AUGUSTA, Maine — Energy-efficiency professionals urged lawmakers on Wednesday to expand weatherization and conservation programs as Maine policymakers explore ways to begin weaning the state off its dependence on foreign oil.
After budget cuts, energy will likely be one of the highest-profile and most complicated issues that the Legislature will deal with this session. Lawmakers have introduced a long list of energy-related bills proposing everything from new taxes on heating oil to tax credits for home energy projects.
The Legislature’s newly formed Energy Future Committee kicked off debate Wednesday by holding a hearing on a broad energy bill by Sen. Joe Perry, D-Bangor.
Perry’s bill, which is still in draft form, would refocus the state-run Efficiency Maine program from electricity efficiency to overall energy conservation and earmark proceeds from a cap-and-trade program on greenhouse gases toward weatherization. Most controversially, LD 501 proposes a tax on heating oil in order to fund energy-efficiency programs.
“This is a collection of my ideas of things we ought to be thinking about and talking about with regard to the energy future of Maine,” Perry said.
The tax on heating oil, which would be modeled after the BTU tax paid by consumers on their electricity bills, has received the most attention. Proceeds from such a tax would go into Efficiency Maine or other programs aimed at reducing consumers’ reliance on heating oil.
Co-chairman of the Legislature’s Taxation Committee, Perry acknowledged that some people will be uncomfortable increasing taxes on energy amid the current economic climate. But Perry said he wanted to start discussion.
“That’s why it’s a concept draft,” Perry said. “I don’t know the answers.”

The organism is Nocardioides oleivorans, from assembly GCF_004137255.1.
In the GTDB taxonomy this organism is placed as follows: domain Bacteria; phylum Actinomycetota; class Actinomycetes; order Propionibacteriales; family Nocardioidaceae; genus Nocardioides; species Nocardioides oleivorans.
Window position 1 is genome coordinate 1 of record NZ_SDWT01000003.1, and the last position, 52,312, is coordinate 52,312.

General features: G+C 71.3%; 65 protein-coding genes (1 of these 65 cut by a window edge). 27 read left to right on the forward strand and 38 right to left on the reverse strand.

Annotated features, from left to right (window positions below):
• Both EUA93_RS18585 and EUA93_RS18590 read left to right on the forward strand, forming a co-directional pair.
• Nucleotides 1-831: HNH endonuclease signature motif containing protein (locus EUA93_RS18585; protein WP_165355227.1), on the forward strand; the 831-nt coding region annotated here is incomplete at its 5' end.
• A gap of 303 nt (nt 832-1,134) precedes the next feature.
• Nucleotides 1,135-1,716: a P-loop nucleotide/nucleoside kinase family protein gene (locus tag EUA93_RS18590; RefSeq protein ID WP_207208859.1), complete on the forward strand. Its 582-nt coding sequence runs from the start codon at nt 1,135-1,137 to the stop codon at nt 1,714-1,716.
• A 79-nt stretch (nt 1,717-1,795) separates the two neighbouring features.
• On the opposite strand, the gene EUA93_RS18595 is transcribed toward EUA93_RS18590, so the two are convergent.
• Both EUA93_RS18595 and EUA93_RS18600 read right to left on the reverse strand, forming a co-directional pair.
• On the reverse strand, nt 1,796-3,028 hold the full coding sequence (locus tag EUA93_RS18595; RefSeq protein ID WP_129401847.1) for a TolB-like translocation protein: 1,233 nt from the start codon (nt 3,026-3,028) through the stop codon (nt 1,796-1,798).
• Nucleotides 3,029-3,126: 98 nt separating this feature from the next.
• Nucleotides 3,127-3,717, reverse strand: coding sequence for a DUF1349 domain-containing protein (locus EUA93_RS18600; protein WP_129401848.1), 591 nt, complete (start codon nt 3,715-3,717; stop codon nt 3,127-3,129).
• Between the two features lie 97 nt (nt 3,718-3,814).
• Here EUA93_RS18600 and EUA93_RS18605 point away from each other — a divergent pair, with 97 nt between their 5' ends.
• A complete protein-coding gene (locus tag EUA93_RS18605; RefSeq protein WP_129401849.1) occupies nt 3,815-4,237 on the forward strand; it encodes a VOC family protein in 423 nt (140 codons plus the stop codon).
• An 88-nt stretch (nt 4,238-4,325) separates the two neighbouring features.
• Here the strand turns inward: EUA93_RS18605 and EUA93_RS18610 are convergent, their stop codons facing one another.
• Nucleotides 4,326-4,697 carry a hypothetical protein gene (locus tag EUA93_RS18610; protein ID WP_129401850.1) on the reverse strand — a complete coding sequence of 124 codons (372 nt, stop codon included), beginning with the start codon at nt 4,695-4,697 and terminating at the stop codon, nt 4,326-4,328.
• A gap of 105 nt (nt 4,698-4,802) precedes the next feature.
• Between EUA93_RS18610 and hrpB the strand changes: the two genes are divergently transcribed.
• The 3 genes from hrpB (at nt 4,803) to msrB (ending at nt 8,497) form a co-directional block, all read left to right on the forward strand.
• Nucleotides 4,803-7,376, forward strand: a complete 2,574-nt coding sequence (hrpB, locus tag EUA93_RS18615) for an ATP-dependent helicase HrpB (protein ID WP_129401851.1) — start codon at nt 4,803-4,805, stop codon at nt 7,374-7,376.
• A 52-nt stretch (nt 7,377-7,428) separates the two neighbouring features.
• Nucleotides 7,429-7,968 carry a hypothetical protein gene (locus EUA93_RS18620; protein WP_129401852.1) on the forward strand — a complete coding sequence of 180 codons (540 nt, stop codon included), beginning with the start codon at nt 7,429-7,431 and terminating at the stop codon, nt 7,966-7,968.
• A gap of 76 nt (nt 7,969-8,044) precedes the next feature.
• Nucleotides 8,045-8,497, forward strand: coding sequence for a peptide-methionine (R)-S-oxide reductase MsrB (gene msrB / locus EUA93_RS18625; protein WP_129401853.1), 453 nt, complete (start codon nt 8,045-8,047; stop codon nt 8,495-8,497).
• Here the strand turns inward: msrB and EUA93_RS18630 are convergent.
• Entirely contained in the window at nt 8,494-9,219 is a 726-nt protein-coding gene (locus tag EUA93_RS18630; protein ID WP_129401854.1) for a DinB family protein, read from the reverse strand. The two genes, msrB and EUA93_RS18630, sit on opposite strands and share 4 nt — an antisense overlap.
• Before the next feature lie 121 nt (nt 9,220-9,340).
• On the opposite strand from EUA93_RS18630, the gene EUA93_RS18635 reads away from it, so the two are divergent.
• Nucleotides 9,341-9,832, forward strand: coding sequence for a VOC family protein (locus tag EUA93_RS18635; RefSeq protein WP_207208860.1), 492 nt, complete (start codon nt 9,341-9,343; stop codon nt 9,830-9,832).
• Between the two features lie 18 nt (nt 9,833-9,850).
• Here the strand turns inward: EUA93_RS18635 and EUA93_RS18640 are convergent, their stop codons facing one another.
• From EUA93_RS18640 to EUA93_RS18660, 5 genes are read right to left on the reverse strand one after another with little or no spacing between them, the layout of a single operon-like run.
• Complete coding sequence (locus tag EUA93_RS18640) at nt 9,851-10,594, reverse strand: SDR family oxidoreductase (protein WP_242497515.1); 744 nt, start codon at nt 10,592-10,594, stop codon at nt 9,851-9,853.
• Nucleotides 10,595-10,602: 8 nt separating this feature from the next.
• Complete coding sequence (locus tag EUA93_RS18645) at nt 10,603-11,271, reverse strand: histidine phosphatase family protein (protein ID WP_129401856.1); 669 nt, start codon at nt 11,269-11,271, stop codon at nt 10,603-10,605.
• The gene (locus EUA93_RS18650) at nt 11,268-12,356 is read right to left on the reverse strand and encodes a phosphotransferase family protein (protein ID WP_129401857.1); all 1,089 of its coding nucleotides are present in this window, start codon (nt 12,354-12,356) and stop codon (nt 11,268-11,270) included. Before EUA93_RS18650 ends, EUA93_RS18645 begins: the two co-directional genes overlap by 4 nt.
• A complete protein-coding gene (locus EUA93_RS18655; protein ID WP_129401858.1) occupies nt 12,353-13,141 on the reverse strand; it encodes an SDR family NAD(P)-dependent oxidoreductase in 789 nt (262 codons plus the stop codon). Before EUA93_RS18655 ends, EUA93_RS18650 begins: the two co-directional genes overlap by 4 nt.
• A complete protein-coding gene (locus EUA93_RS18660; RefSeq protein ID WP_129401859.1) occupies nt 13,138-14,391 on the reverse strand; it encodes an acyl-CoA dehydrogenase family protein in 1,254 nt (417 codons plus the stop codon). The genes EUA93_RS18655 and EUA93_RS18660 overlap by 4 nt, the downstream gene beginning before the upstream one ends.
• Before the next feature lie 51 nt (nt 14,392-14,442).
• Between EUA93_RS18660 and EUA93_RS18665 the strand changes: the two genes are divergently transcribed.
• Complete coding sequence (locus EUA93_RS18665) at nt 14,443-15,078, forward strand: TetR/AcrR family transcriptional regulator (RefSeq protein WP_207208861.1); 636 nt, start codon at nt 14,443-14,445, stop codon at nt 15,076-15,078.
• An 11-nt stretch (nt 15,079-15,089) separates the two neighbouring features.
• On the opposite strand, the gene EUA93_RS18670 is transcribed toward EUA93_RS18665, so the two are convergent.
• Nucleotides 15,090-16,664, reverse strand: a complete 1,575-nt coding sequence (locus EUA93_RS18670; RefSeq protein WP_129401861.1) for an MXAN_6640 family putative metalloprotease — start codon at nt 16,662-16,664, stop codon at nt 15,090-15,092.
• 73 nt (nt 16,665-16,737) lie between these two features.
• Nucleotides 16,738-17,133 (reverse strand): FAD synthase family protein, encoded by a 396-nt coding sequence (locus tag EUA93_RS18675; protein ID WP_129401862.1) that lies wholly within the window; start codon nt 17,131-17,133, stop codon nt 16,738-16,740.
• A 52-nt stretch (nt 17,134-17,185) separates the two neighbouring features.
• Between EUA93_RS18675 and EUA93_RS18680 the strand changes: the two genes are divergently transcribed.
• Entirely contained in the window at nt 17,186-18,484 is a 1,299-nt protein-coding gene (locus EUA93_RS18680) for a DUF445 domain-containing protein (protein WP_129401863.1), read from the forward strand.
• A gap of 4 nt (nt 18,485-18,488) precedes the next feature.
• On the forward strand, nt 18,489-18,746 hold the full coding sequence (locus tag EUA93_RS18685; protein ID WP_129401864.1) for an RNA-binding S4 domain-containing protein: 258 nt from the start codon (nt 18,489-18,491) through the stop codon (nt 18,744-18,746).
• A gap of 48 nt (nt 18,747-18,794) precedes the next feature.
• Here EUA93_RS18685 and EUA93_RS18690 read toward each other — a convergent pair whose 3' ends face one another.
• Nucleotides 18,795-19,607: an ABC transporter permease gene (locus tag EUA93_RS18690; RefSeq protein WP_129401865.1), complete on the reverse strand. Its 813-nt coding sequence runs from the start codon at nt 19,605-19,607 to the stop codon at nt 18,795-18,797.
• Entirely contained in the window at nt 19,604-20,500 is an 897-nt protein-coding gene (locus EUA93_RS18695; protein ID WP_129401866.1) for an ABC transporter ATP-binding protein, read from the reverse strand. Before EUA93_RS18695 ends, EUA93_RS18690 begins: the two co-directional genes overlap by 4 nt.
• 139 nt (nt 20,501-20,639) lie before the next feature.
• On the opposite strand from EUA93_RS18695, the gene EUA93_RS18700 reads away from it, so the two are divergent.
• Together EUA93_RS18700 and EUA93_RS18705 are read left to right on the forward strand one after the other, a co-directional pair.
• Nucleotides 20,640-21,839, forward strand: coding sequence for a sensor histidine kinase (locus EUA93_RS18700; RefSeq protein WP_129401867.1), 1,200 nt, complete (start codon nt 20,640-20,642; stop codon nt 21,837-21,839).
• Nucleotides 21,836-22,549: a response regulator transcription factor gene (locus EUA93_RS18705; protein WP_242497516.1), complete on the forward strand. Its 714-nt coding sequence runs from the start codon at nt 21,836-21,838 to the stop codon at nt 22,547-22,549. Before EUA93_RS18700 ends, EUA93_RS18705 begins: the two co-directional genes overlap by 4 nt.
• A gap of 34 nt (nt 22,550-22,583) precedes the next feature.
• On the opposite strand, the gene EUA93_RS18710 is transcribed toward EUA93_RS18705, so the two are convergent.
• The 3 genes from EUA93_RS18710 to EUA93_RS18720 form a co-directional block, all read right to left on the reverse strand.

Most of the discussion Wednesday focused on the benefits of improving energy efficiency of homes in Maine, which has the nation’s oldest housing stock.
Curry Caputo, a builder and certified home energy auditor with Sustainable Structures Inc. in Whitefield, recommended broadening the dialogue from insulation to weatherization. Caputo said adding insulation — especially fiberglass insulation — will not improve the efficiency of a home dramatically if the air leaks are not addressed.
Caputo said he would like to see the state offer homeowners additional incentives to invest in energy efficiency and to receive an energy audit from a trained professional. Caputo said he often hears from homeowners who know they would benefit from an audit but who cannot afford to pay out $400 or more for one.
Certified energy auditors and trained weatherization installers were — and still are in many areas — in short supply last year when heating oil prices topping $4 a gallon sent homeowners scrambling to tighten their homes before winter. While fuel prices have since eased, speakers said Wednesday it is only a matter of time before they rise again.
Ashley Richards, general manager with WarmTech Solutions in Yarmouth, agreed that weatherization programs would offer significant returns on investment. But he urged the lawmakers to make sure there are enough training programs for installers.
“The people are here,” Richards said. “They’re just not trained.”
Maine’s weatherization programs, which are managed by the State Housing Authority, likely will receive a windfall from the economic stimulus package recently passed by Congress and signed by President Obama.
Maine’s estimated share of weatherization funding is $42 million, according to John Kerry, director of the state’s Office of Energy Independence and Security. Other energy-related stimulus programs could funnel an additional $30 million to Maine, Kerry said.
Representatives of Maine’s wood pellet industry, electric utilities and large energy consumers, such as manufacturing plants, expressed support for the general conservation goals of the bill without endorsing the overall measure.
Committee members decided Wednesday to delay any action on Perry’s bill until the larger slate of weatherization and energy efficiency bills are heard. Several of those bills are being introduced by the Legislature’s leadership, although most have yet to be printed.